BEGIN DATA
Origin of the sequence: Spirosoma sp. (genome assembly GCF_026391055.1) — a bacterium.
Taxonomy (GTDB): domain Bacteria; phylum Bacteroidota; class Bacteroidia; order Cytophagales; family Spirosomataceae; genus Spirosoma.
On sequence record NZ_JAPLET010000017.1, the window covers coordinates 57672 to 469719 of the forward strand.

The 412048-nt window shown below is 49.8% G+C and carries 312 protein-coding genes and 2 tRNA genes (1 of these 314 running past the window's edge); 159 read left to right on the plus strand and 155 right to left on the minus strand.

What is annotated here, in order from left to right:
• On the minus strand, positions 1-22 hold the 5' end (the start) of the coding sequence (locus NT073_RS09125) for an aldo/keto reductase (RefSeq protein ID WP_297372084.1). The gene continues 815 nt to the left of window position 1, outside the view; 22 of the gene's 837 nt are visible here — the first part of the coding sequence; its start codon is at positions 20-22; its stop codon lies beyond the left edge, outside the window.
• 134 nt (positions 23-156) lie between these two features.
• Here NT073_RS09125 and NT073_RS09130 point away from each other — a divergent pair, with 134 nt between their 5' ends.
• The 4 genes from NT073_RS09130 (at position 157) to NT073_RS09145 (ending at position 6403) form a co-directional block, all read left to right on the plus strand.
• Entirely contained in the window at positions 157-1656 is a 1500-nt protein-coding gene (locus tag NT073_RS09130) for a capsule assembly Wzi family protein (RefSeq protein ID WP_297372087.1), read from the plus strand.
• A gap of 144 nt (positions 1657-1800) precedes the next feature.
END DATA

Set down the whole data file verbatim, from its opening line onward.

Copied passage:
Origin of the sequence: Spirosoma sp. (genome assembly GCF_026391055.1) — a bacterium.
Taxonomy (GTDB): domain Bacteria; phylum Bacteroidota; class Bacteroidia; order Cytophagales; family Spirosomataceae; genus Spirosoma.
On sequence record NZ_JAPLET010000017.1, the window covers coordinates 57672 to 469719 of the forward strand.

The 412048-nt window shown below is 49.8% G+C and carries 312 protein-coding genes and 2 tRNA genes (1 of these 314 running past the window's edge); 159 read left to right on the plus strand and 155 right to left on the minus strand.

What is annotated here, in order from left to right:
• On the minus strand, positions 1-22 hold the 5' end (the start) of the coding sequence (locus NT073_RS09125) for an aldo/keto reductase (RefSeq protein ID WP_297372084.1). The gene continues 815 nt to the left of window position 1, outside the view; 22 of the gene's 837 nt are visible here — the first part of the coding sequence; its start codon is at positions 20-22; its stop codon lies beyond the left edge, outside the window.
• 134 nt (positions 23-156) lie between these two features.
• Here NT073_RS09125 and NT073_RS09130 point away from each other — a divergent pair, with 134 nt between their 5' ends.
• The 4 genes from NT073_RS09130 (at position 157) to NT073_RS09145 (ending at position 6403) form a co-directional block, all read left to right on the plus strand.
• Entirely contained in the window at positions 157-1656 is a 1500-nt protein-coding gene (locus tag NT073_RS09130) for a capsule assembly Wzi family protein (RefSeq protein ID WP_297372087.1), read from the plus strand.
• A gap of 144 nt (positions 1657-1800) precedes the next feature.